There was a bill in the legislature trying to reverse the 2012 Colorado Supreme Court’s ruling that denied the right to exercise eminent domain for pipelines carrying oil.
UPDATE 4/2/14: !2:00 p.m. flash! We’ve just learned that this bill was “postponed indefinitely”, or killed, this session. The battle is not yet over. Industry will not quit and neither will the humans.
UPDATE 4/2/14: SB-93 passed out of the House Judiciary Committee on March 13th. The second reading in the House will be on Friday, April, 4th – there is still time to contact your state Representatives to stop this bill. Our non-partisan message is that this is a property rights issue.
UPDATE 3/19/14: SB-93 passed out of the House Judiciary Committee on March 13th.
UPDATE 3/12/14: We now know that this bill will go to the House Judiciary Committee TOMORROW 3/13. Our non-partisan message is that this is a property rights issue. It’s still best to contact your Representative below, but if you can also reach out to any of the members of the Committee, that would be helpful: House Judiciary Committee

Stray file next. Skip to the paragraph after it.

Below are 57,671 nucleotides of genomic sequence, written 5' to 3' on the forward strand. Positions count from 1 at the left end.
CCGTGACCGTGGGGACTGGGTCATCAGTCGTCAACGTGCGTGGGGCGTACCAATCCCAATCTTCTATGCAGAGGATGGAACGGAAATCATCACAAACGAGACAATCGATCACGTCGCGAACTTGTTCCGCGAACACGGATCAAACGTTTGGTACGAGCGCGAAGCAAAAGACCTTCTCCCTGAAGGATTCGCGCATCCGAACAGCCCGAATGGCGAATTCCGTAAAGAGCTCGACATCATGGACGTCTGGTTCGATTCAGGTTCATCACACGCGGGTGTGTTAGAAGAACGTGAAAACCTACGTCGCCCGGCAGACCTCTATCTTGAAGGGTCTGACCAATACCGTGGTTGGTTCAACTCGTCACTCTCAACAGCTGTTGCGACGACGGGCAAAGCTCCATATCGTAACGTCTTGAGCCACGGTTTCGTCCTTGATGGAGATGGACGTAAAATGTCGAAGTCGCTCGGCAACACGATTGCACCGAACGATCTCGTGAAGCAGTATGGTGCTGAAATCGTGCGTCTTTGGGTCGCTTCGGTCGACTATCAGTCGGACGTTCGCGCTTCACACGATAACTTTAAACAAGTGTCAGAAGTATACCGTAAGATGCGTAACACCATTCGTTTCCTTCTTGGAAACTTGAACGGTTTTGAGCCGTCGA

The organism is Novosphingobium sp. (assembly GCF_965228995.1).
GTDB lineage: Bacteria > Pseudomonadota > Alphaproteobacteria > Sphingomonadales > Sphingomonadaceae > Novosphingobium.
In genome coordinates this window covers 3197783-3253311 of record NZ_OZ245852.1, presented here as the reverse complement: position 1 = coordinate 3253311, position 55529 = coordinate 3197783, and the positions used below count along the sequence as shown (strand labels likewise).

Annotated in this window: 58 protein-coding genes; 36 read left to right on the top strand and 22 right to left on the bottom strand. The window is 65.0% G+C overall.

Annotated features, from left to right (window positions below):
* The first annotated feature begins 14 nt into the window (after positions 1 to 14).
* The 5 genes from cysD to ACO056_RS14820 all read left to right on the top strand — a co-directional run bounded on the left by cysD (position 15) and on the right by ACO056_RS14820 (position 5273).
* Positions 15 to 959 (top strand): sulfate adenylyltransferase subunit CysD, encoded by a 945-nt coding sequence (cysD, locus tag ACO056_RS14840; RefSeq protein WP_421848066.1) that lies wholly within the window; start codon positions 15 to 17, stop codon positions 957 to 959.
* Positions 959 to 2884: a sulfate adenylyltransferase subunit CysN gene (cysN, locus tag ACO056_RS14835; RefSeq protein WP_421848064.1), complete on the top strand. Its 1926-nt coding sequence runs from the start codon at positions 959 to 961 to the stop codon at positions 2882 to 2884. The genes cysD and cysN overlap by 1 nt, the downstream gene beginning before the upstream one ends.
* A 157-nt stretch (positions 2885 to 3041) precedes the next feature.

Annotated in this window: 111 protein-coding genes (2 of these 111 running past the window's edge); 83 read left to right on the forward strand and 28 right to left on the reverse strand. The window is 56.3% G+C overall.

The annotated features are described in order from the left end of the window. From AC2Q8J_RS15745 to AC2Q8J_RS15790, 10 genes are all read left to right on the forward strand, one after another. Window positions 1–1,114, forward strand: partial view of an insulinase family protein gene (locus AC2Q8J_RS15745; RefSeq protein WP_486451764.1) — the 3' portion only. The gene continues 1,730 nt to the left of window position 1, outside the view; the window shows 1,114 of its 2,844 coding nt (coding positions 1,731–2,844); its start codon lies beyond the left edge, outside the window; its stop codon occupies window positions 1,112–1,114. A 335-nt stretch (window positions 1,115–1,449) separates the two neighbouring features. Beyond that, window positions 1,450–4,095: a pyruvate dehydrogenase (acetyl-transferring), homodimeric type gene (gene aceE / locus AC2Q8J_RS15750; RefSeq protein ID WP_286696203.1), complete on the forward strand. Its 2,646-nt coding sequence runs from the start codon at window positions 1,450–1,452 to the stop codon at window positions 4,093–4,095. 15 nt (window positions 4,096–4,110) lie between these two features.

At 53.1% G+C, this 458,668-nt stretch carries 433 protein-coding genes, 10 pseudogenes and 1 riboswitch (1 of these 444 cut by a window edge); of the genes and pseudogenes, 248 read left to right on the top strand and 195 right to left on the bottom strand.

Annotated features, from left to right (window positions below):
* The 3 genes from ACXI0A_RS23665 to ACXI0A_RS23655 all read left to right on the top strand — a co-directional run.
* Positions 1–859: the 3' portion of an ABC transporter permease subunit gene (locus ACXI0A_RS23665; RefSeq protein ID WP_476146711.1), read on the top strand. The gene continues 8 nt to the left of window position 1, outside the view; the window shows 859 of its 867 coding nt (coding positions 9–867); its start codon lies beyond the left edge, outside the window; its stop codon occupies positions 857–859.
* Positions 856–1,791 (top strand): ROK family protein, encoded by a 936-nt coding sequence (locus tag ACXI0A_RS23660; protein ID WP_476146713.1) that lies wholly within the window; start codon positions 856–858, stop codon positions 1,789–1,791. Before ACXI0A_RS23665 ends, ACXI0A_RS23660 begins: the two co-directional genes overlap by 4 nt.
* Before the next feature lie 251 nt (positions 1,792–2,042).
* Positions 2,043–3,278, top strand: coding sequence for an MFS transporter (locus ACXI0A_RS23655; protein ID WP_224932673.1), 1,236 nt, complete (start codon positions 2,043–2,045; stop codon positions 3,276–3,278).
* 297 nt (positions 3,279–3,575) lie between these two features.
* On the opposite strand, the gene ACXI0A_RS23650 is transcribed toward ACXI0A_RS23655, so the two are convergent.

In 2012 the Colorado Supreme Court held that the statutory language of 38-5-105 did not encompass a petroleum pipeline company and that therefore the petroleum pipeline company was not entitled to exercise eminent domain. This authority was used by petroleum companies for decades before the Supreme Court weighed in. In particular, the Court said that a statute must authorize condemnation expressly or by necessary implication in order for a governmental entity to exercise the power of eminent domain. (Larson v. Sinclair Transp. Co., 2012 CO 36, 284 P.3d 42 (Colo. 2012)). The practical outcome of the decision was that the statute authorizes condemnation for the construction of electric power infrastructure only, not for petroleum pipelines. The proposed language of SB14-093 will permit condemnation for pipelines carrying petroleum products.
Not Too Late to Urge Colorado Senators to reject the appointment of Glenn Vaad for PUC Commissioner